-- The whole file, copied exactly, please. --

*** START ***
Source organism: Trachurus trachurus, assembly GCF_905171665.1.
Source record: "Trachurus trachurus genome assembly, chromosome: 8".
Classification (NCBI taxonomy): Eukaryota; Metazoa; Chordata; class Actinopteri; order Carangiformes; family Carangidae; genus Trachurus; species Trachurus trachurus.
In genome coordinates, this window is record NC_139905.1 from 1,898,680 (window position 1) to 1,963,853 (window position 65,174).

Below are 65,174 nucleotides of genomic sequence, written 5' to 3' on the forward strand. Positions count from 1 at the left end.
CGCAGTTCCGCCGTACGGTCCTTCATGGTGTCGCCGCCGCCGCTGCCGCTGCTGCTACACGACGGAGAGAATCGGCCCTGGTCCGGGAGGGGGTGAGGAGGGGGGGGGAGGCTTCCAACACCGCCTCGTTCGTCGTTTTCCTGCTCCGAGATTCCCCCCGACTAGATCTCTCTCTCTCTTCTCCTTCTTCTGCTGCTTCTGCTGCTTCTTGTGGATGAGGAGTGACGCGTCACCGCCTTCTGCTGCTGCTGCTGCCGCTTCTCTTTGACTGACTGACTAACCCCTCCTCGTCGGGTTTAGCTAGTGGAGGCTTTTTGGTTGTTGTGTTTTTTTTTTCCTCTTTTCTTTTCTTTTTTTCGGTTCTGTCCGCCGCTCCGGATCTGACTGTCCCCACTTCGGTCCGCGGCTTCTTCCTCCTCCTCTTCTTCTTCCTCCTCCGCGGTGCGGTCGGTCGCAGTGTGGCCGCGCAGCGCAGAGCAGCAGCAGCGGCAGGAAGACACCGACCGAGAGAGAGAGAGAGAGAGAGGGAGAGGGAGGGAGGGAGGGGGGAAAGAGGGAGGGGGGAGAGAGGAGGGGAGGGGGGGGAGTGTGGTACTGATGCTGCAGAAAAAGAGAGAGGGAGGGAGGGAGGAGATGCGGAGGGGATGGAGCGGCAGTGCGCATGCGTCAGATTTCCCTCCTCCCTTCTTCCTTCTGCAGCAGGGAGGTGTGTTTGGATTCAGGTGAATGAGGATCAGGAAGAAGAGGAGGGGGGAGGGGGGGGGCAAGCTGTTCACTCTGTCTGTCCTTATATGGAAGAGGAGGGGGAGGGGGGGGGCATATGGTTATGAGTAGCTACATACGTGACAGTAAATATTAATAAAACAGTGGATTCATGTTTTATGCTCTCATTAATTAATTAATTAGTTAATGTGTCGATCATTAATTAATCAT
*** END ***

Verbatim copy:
Source organism: Trachurus trachurus, assembly GCF_905171665.1.
Source record: "Trachurus trachurus genome assembly, chromosome: 8".
Classification (NCBI taxonomy): Eukaryota; Metazoa; Chordata; class Actinopteri; order Carangiformes; family Carangidae; genus Trachurus; species Trachurus trachurus.
In genome coordinates, this window is record NC_139905.1 from 1,898,680 (window position 1) to 1,963,853 (window position 65,174).

Below are 65,174 nucleotides of genomic sequence, written 5' to 3' on the forward strand. Positions count from 1 at the left end.
CGCAGTTCCGCCGTACGGTCCTTCATGGTGTCGCCGCCGCCGCTGCCGCTGCTGCTACACGACGGAGAGAATCGGCCCTGGTCCGGGAGGGGGTGAGGAGGGGGGGGGAGGCTTCCAACACCGCCTCGTTCGTCGTTTTCCTGCTCCGAGATTCCCCCCGACTAGATCTCTCTCTCTCTTCTCCTTCTTCTGCTGCTTCTGCTGCTTCTTGTGGATGAGGAGTGACGCGTCACCGCCTTCTGCTGCTGCTGCTGCCGCTTCTCTTTGACTGACTGACTAACCCCTCCTCGTCGGGTTTAGCTAGTGGAGGCTTTTTGGTTGTTGTGTTTTTTTTTTCCTCTTTTCTTTTCTTTTTTTCGGTTCTGTCCGCCGCTCCGGATCTGACTGTCCCCACTTCGGTCCGCGGCTTCTTCCTCCTCCTCTTCTTCTTCCTCCTCCGCGGTGCGGTCGGTCGCAGTGTGGCCGCGCAGCGCAGAGCAGCAGCAGCGGCAGGAAGACACCGACCGAGAGAGAGAGAGAGAGAGAGGGAGAGGGAGGGAGGGAGGGGGGAAAGAGGGAGGGGGGAGAGAGGAGGGGAGGGGGGGGAGTGTGGTACTGATGCTGCAGAAAAAGAGAGAGGGAGGGAGGGAGGAGATGCGGAGGGGATGGAGCGGCAGTGCGCATGCGTCAGATTTCCCTCCTCCCTTCTTCCTTCTGCAGCAGGGAGGTGTGTTTGGATTCAGGTGAATGAGGATCAGGAAGAAGAGGAGGGGGGAGGGGGGGGGCAAGCTGTTCACTCTGTCTGTCCTTATATGGAAGAGGAGGGGGAGGGGGGGGGCATATGGTTATGAGTAGCTACATACGTGACAGTAAATATTAATAAAACAGTGGATTCATGTTTTATGCTCTCATTAATTAATTAATTAGTTAATGTGTCGATCATTAATTAATCAT